Friday, February 28, 2014
This development is significant for several reasons. Firstly, it marks the first real cooperation between management and the unions, parties which until now have been kept separate by the government. Also, it adds weight to the claims that transformation is the preferred way forward, rather than divestment.
It is expected that the government will decide whether to act on the plan within the next few weeks.
Tuesday, February 25, 2014
Coalition for Algoma Passenger Trains Media Release | Coalition for Algoma Passenger Trains
Saturday, February 22, 2014
It's true! The December 2013 Auditor General's report was a turning point and divestment appears to have become transformation. As the various stakeholders and interested parties are holding more open and transparent discussions towards a sensible end to the ONTC saga, my work on the divestment is nearing an end. I am now starting into the gruelling editing, formatting and proofing for publication.
What's next? For those of you waiting for the book, here are a few important dates and points to bear in mind:
- In order to meet the planned fall release date, I will not be accepting any material or information for inclusion after April 1st. If you have information that you think might help the project, PLEASE contact me before then.
- If you sell books, or things related to northern Ontario, I would like to hear from you! It's hard for people to read a book if they can't buy a copy. Dealer enquiries are always welcome. The book will be available for purchase online, but I would love to support local book stores too.
- No new developments will be included in the book after April 1, but I will continue to post updates on this website.
Back to the editing...
Wednesday, February 12, 2014
Monday, February 10, 2014
>>>"All Aboard ---Save ACR Passenger Train" series of town hall meetings<<<
Saturday, February 08, 2014
>>>Management plan a 'template' | North Bay Nugget<<<
Friday, February 07, 2014
Mallard on the Main Line / Mallard sur la voie principale, a photo by Thomas Blampied on Flickr.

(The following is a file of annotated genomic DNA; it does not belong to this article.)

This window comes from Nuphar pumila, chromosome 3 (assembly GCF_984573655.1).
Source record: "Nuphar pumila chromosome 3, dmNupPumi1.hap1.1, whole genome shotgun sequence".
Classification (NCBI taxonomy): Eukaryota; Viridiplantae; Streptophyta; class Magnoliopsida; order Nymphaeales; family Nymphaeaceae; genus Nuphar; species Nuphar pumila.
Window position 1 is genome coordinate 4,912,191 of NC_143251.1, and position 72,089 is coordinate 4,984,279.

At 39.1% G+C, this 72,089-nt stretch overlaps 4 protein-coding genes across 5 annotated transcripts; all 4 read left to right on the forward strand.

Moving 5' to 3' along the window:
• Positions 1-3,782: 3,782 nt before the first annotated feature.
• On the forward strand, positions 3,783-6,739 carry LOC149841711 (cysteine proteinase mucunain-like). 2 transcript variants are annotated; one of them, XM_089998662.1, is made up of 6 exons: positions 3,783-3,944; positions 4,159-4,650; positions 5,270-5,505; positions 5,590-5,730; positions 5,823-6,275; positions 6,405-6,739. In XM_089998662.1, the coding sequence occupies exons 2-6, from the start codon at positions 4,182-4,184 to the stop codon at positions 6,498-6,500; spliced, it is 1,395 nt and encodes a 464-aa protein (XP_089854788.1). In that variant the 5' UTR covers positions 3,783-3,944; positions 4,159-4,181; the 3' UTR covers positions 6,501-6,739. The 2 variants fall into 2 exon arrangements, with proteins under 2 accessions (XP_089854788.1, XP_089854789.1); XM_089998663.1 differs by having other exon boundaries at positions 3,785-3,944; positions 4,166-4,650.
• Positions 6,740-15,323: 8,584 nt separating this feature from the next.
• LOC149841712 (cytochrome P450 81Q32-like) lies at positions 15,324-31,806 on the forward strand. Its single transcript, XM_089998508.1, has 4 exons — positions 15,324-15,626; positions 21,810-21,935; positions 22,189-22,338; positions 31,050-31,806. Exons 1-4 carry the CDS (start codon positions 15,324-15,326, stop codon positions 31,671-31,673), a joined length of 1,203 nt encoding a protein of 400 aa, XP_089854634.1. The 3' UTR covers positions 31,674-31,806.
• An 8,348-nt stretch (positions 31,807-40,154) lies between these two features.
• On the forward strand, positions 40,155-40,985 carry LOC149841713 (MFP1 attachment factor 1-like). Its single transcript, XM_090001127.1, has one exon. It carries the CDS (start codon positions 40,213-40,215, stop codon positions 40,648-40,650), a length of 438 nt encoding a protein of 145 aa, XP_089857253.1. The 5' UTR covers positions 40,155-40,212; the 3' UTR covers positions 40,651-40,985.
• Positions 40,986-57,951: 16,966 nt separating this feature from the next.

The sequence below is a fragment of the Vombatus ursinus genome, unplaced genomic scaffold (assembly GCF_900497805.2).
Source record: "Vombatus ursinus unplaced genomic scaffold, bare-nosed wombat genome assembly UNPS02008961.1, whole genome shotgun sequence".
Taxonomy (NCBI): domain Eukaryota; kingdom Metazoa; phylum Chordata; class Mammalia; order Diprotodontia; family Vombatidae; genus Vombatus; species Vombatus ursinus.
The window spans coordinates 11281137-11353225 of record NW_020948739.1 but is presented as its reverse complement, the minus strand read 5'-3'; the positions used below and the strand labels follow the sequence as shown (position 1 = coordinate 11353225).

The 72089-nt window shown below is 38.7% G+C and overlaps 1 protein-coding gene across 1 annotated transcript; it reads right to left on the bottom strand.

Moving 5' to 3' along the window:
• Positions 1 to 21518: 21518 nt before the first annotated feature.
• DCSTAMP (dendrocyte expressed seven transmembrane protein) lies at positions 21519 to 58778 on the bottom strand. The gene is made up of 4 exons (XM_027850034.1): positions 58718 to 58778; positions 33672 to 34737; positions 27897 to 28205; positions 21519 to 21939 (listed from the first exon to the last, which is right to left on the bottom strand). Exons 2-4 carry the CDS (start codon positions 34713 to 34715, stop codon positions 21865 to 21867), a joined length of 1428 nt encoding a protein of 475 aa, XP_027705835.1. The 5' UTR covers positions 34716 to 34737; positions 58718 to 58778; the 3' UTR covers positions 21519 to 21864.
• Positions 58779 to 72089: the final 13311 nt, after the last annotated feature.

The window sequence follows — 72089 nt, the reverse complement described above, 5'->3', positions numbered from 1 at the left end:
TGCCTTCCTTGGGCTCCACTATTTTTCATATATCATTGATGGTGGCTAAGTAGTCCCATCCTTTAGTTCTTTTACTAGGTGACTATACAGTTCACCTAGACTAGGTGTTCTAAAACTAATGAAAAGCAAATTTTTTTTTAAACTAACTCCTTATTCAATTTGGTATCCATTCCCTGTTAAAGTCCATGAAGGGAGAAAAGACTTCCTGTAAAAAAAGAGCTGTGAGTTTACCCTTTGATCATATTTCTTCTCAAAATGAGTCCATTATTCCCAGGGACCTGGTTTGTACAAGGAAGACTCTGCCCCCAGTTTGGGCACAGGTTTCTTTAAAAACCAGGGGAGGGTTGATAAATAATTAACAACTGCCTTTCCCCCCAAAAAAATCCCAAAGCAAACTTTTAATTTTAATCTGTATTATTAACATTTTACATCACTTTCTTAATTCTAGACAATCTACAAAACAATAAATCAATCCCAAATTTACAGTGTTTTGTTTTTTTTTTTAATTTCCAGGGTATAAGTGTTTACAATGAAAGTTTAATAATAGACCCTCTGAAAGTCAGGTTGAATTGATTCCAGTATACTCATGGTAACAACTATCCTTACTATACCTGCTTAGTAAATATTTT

Heading for Shildon, Mallard is towed on the East Coast Main Line at York, 5 February 2014. / En direction de Shildon, Mallard est remorquée sur la ligne principale de la côte est à York, le 5 février 2014.
Thursday, February 06, 2014
>>>Wynne discusses ONTC | North Bay Nugget<<<
Wednesday, February 05, 2014
Now, Toronto City Council is looking to rename Union Station after Canada's first Prime Minister, Sir John A. Macdonald. This would be done to commemorate "one of his greatest accomplishments," the Canadian Pacific Railway. Let us not forget that the Canadian Pacific actually toppled Macdonald's government and brought large-scale political corruption to Canada with the Pacific Scandal. There is no doubt that the construction of the Canadian Pacific was crucial to resisting American territorial expansion, even if NAFTA let the US dominate Canada anyway, and the transcontinental railway continues to play an important role in the Canadian psyche, even if most Canadians never actually interact with passenger trains.
Those in favour of the plan suggest that the station should be renamed to honour Sir John and erase the current name, which is shared by countless stations across North America. While Canada's first prime minister (and a very colourful character to boot) deserves recognition, I do not believe that the station should be renamed. Anyone familiar with public transport in North America will immediately recognise the union station as being the main hub for travelling and renaming it would lead to confusion. As long as GO, the TTC and VIA share Union Station, the name is appropriate. Perhaps more importantly, while Canadian Pacific's name continued to adorn the frontage of Union Station, CP hasn't operated passenger trains since VIA Rail was established in the 1970s. Further, CP do not even have a stake in the Union Station Rail Corridor (oh, you'd need to rename that too) anymore and CP trains haven't used the tracks for the better part of a decade. Once again, it would seem that renaming the station is just another lieux de mémoire commemorating a chapter in Canadian transportation history which no longer exists.
>>>Union Station should be renamed after first PM, councillor says - CBC News<<<
Correction Feb. 5: The original version of this post stated that CP was a co-owner of the Union Station Rail Corridor, the Corridor has been purchased by GO Transit/Metrolinx, so CP and CN are no longer co-owners.
Saturday, February 01, 2014
A Scarborough-bound train crosses the River Ouse at York, February 1, 2014. / Un train vers Scarborough traverse la rivière Ouse à York, le 1er février 2014.